Most comics creators who use Kickstarter are trying to get the funds to complete or print a book, but writer Dara Naraghi already has a contract with NBM to publish his graphic novel “Persia Blues”; he has turned to Kickstarter, noy to raise money to publish his project, but in order to raise $3,000 to pay artist Brent Bowman. I thought this was an interesting use of Kickstarter, so I asked Naraghi a few questions about the campaign and the thinking that went behind it:
CBR News: Why did you decide to do a Kickstarter campaign, when the book is already under contract?â€¨
Dara Naraghi: The main reason is I wanted to compensate my artist properly for all the time and hard work he’s put into the project. As I mentioned in both the Kickstarter video and text, our publisher NBM has been great to work with and is even giving us a small advance. But the truth is, it’s just not enough. And this is not a knock against NBM — far from it. Heck, most indie publishers pay very little, or nothing at all. It’s just the reality of print publishing, and especially indie graphic novel publishing. The market just doesn’t support a book like ours to a degree where a publisher can justify paying out thousands of dollars as an advance. Â So I turned to Kickstarter, as a means of making things right with my collaborator.
Why did you choose Kickstarter rather than IndieGoGo or another platform?
I did a lot of research, and specifically compared and contrasted IndieGoGo with Kickstarter. While there were aspects of the former’s business model that I really liked (for example, they don’t use an “all-or-nothing” funding model), in the end I decided to go with the latter because of two factors: their name recognition and payment system. A lot of folks in and out of comics have heard of Kickstarter, so you don’t have to spend a lot of time explaining their mechanics and can instead concentrate on telling the story of your project. But more importantly, since I’m going outside the traditional comic book market and targeting a lot of my campaign at general book readers, and the Iranian community here and abroad, I needed a payment system that was ubiquitous and trusted by the public. Amazon solves both those problems. Most people already have an Amazon account, or can easily set one up in whatever country they’re in, and have trust in the safety and security of the Amazon payment system.
Was it your idea, and if so, how did NBM publisher Terry Nantier react when you presented it?
Yes, the Kickstarter project was my idea. I must admit, I was a bit nervous when first presenting it to Terry, because I didn’t want him to think we were being ungrateful for the advance, or anything along those lines. But to his credit, not only did he completely understand our reasoning, he also got behind us and fully supported it. NBM is even pitching in a number of free books to help us make the most of the fundraising opportunity. Plus, they see this as good early publicity for the book, getting our names and artwork out there and building good relationships with readers.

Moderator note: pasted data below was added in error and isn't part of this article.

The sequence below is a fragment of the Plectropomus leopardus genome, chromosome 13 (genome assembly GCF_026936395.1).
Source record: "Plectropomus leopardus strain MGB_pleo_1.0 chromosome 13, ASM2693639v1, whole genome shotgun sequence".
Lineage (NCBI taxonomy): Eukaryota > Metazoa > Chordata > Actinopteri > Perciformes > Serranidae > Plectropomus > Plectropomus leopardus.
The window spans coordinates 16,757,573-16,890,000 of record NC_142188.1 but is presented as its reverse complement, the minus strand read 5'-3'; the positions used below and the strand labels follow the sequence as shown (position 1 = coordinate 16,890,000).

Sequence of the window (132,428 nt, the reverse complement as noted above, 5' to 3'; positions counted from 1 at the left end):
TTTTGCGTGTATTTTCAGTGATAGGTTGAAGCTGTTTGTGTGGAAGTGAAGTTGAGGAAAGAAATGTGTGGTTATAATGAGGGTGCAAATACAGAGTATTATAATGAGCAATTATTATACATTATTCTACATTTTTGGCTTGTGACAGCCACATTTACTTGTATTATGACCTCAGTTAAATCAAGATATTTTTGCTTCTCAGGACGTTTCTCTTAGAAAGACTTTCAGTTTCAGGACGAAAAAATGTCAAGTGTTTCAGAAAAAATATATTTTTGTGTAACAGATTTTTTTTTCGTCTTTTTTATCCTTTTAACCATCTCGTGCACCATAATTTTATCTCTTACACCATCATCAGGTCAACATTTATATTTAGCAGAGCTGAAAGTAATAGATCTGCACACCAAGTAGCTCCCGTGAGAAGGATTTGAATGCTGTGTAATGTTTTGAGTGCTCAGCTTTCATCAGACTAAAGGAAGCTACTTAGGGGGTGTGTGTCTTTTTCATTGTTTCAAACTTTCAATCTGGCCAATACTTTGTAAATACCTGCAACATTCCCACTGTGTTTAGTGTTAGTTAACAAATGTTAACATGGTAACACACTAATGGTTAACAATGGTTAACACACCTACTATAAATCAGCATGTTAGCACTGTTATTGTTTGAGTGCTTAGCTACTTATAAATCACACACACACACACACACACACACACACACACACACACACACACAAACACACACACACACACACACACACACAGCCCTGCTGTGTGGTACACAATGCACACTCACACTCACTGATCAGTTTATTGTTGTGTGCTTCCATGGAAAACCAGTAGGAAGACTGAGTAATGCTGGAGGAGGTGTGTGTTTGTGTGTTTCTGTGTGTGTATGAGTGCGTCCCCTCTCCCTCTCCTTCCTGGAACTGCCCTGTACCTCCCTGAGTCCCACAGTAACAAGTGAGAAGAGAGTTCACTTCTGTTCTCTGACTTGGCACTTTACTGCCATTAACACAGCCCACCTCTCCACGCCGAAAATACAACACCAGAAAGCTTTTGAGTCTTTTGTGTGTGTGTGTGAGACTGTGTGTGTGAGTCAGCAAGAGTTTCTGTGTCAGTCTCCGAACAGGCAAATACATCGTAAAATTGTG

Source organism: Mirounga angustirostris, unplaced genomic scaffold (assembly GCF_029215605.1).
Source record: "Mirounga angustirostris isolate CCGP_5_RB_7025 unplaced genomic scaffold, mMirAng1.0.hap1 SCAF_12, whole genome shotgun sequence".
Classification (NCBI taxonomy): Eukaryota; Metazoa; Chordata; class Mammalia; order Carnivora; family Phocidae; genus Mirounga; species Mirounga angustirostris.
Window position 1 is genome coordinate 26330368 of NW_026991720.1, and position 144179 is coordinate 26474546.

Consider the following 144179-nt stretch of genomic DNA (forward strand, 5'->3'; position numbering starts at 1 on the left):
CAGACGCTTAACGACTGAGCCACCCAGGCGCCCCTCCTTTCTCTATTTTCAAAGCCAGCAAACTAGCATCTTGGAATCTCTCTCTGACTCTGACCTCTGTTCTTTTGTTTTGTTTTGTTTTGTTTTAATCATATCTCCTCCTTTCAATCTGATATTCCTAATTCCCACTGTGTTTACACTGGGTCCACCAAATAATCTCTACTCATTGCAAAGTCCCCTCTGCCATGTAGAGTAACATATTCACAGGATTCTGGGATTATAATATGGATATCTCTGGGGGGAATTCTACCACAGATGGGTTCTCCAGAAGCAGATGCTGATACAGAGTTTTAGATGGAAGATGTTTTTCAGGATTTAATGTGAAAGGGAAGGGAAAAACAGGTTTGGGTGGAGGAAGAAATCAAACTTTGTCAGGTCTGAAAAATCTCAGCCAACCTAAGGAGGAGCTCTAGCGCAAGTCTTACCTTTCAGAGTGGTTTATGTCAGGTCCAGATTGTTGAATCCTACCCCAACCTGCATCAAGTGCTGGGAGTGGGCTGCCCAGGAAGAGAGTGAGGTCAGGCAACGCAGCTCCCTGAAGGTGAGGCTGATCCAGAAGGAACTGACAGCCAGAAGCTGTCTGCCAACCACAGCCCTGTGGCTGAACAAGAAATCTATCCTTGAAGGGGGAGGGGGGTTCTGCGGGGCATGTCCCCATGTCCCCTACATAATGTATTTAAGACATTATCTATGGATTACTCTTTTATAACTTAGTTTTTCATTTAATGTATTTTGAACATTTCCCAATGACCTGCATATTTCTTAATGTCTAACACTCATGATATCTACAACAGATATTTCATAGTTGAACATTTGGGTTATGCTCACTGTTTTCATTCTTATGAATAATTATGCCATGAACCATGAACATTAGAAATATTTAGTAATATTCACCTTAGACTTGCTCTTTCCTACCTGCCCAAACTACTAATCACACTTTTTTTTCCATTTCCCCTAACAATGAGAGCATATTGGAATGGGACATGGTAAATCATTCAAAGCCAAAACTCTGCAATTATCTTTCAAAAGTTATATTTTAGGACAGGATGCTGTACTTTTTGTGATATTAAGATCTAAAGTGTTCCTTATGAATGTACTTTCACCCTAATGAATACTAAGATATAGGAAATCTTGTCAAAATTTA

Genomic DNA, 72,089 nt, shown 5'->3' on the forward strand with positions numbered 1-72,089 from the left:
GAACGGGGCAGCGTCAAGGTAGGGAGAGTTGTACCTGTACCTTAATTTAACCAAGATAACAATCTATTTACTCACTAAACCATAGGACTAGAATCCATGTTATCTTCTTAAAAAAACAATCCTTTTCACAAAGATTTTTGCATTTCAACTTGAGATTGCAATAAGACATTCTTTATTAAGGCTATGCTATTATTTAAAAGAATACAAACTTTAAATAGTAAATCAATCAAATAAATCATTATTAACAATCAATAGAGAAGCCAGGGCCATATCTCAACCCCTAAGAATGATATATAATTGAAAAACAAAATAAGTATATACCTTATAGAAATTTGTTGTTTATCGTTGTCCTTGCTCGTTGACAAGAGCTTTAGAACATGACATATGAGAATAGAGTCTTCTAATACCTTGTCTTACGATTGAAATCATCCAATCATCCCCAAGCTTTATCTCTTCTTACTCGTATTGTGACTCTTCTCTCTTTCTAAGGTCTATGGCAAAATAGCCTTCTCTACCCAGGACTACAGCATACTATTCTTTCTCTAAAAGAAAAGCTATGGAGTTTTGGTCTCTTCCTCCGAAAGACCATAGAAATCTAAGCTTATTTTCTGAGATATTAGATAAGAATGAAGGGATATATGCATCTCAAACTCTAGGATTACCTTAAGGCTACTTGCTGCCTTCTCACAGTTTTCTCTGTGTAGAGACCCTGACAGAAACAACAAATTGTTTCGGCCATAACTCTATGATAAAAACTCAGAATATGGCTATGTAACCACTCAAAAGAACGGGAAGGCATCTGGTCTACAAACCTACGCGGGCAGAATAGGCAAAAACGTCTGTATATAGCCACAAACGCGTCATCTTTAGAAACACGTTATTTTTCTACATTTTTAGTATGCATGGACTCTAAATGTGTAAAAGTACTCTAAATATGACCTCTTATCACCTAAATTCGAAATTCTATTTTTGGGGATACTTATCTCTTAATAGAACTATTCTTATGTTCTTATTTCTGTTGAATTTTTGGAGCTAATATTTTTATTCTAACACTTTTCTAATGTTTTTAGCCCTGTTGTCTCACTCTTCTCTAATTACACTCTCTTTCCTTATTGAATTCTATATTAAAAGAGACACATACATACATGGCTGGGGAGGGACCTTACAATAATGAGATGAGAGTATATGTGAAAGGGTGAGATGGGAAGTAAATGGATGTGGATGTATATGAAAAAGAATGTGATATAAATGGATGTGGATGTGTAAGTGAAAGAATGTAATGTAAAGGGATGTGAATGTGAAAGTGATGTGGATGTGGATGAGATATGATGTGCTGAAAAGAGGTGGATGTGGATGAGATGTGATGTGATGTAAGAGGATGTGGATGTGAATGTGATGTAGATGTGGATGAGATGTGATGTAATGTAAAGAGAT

This is your first Kickstarter. What have you learned, and what do you wish you had known when it started?â€¨Â Â Â â€¨The biggest lesson has been just how much work is involved in running a Kickstarter campaign. It’s not like I didn’t know or anticipate it, because I did a ton of research and prep work, but you don’t realize just how much until you’re in the middle of it. Sort of like giving birth to a child, I suppose; no matter how much you may think you know about the process, it’s a whole different experience once the water breaks. For me, creating the video was very time consuming and stressful, because I’d never done anything like it before, and I’m not one for public speaking. Just setting up the project, figuring out the reward levels and incentives, picking out art, formatting the page, etc. takes an enormous amount of effort, and there’s a lot of guessing and second-guessing. And that’s all just setup. Once the campaign goes live, there’s a ton more work to do in terms of writing press releases, getting in touch with friends and family and colleagues to help spread the word, talking to media outlets, etc. And of course, in the back of my mind, I’m always thinking, “I’d rather be writing than doing this.”â€¨Â â€¨On the plus side, I think I did a lot of things right. I kept a detailed list of media contacts from my previous projects and interviews. I targeted a wide range of potential backers, including reaching out to many non-comic readers and the Iranian-American community. I included retailer-specific incentive packages, and then contacted a whole host of retailers to make them aware of it. Suffice it to say, my background as a project manager came in real handy!
You are working on this book for short money; why do you think it is important to pay the artist more?